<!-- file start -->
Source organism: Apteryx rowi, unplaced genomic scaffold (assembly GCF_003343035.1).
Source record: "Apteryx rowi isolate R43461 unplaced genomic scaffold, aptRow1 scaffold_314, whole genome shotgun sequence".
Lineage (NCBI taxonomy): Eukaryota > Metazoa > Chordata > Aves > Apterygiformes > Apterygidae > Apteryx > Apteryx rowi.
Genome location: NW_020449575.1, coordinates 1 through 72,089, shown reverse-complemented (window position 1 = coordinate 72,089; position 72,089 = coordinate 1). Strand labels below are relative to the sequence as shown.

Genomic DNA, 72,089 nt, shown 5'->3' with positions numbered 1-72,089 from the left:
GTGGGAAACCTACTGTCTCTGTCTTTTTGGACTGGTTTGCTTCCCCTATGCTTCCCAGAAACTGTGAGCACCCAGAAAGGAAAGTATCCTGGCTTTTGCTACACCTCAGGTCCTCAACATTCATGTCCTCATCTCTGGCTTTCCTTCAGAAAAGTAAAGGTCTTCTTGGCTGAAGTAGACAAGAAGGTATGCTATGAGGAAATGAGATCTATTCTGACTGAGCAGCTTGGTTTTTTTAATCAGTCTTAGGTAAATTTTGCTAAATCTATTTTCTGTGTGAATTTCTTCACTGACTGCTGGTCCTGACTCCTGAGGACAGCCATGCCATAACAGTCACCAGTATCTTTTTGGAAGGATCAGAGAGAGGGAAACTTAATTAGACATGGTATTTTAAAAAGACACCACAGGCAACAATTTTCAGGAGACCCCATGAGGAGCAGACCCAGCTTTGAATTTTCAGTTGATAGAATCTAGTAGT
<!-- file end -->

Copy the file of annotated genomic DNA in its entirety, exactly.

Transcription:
Source organism: Apteryx rowi, unplaced genomic scaffold (assembly GCF_003343035.1).
Source record: "Apteryx rowi isolate R43461 unplaced genomic scaffold, aptRow1 scaffold_314, whole genome shotgun sequence".
Lineage (NCBI taxonomy): Eukaryota > Metazoa > Chordata > Aves > Apterygiformes > Apterygidae > Apteryx > Apteryx rowi.
Genome location: NW_020449575.1, coordinates 1 through 72,089, shown reverse-complemented (window position 1 = coordinate 72,089; position 72,089 = coordinate 1). Strand labels below are relative to the sequence as shown.

Genomic DNA, 72,089 nt, shown 5'->3' with positions numbered 1-72,089 from the left:
GTGGGAAACCTACTGTCTCTGTCTTTTTGGACTGGTTTGCTTCCCCTATGCTTCCCAGAAACTGTGAGCACCCAGAAAGGAAAGTATCCTGGCTTTTGCTACACCTCAGGTCCTCAACATTCATGTCCTCATCTCTGGCTTTCCTTCAGAAAAGTAAAGGTCTTCTTGGCTGAAGTAGACAAGAAGGTATGCTATGAGGAAATGAGATCTATTCTGACTGAGCAGCTTGGTTTTTTTAATCAGTCTTAGGTAAATTTTGCTAAATCTATTTTCTGTGTGAATTTCTTCACTGACTGCTGGTCCTGACTCCTGAGGACAGCCATGCCATAACAGTCACCAGTATCTTTTTGGAAGGATCAGAGAGAGGGAAACTTAATTAGACATGGTATTTTAAAAAGACACCACAGGCAACAATTTTCAGGAGACCCCATGAGGAGCAGACCCAGCTTTGAATTTTCAGTTGATAGAATCTAGTAGT